Ofelia Garcia Hunter, Jim Wells County Correspodnent
It took a deputy, a game warden, an off-duty state trooper and two residents to restrain a 41-year-old Benavides man who tried to run from law officials after being stopped on a routine traffic stop on Highway 281, about one mile south of Green Acres, Lt. Joe Martinez with the sheriff's department said.
Martinez said it turned out the man was transporting undocumented immigrants in his 1993 Mercury Cougar and officials also found a crack pipe in his car with traces of cocaine.
Martinez said the driver, Emeterio Rios Jr. from Benavides, was stopped because of an expired license tag as Martinez was working taskforce interdiction about 1:30 p.m. Friday on Highway 281.
After stopping the vehicle, Rios began to question Martinez as to why he was stopped and proceeded to give Martinez a false name, according to the recorded tape of the traffic stop.
Rios became nervous as he looked back at King while King was checking who was inside the car, the tape revealed. Rios then decided to run as Martinez and King tried to wrestle him to the ground.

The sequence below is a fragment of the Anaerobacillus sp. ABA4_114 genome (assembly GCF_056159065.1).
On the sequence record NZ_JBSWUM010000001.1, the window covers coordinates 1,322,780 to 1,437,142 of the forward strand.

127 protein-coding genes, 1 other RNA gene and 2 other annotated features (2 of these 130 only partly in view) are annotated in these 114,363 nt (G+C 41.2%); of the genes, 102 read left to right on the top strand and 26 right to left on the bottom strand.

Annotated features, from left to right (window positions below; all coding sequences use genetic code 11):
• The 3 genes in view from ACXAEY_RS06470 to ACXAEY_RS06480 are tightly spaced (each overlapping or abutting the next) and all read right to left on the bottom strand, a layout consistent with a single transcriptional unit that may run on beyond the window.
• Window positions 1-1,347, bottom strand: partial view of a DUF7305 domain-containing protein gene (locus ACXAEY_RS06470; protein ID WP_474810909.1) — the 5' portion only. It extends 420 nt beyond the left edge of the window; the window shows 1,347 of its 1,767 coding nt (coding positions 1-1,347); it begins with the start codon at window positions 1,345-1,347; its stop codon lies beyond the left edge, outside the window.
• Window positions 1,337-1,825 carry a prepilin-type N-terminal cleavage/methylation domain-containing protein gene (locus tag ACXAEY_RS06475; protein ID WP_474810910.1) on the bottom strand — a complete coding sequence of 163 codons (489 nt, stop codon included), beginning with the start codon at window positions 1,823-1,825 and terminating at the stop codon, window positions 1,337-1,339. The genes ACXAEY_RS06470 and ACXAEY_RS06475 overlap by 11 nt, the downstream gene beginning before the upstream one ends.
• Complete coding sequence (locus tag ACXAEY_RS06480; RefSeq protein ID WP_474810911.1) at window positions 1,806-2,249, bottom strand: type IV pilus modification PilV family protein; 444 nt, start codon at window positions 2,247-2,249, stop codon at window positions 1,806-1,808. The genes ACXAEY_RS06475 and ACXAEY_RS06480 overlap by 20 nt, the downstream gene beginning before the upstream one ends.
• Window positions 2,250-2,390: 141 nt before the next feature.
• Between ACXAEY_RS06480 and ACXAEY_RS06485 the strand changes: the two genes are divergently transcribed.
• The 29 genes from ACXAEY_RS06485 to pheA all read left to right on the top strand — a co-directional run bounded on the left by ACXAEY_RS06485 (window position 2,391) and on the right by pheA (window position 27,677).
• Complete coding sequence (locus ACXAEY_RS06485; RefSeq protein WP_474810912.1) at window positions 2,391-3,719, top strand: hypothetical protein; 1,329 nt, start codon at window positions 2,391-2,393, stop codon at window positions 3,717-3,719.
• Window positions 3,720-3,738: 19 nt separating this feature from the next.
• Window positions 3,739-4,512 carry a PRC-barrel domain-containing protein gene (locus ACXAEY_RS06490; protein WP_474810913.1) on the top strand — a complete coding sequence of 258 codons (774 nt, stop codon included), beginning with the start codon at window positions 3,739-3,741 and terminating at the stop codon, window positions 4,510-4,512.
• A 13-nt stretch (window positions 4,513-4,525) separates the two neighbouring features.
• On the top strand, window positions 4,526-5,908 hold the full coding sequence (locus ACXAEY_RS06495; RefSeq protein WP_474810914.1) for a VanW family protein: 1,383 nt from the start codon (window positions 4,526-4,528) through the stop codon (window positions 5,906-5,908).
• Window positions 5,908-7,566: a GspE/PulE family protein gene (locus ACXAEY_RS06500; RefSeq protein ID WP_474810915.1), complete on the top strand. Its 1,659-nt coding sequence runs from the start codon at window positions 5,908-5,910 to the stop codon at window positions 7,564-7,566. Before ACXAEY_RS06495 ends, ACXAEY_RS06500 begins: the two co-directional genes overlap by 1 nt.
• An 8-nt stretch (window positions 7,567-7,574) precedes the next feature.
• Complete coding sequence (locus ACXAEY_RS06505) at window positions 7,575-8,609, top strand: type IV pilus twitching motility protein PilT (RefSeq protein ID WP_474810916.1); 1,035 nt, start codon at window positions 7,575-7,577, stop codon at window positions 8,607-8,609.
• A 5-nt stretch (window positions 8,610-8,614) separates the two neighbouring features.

Rios would not comply, so Martinez used a Taser on him, but he kept resisting.
Martinez then tried pepper spray. Rios continued to resist, and pulled law officials into a ditch that was filled with water, Martinez said. That was when an off-duty trooper and two citizens noticed the officers and joined them to subdue Rios. Martinez said Rios also tried to take control of King's gun during the struggle. Rios was charged with having an expired registration sticker, two counts of assault on a public servant, resisting arrest and transportation, attempting to take away a peace officer's weapon, two pending charges of possession of controlled substance (crack cocaine) under four grams and transporting undocumented immigrants, jail officials said.
Rios and the three men Rios was transporting are from Mexico and are under the custody of the U.S. Border Patrol. Rios has a bond set at $6,700 for the first five felony charges.
Martinez said that Rios had been in prison from December 2004 to August 2005 and was currently on parole for cocaine charges.
Martinez said human smuggling is not declining any time soon.
"It hasn't stopped, we are getting one or two a day," he said. "It seems like an ever-ending battle."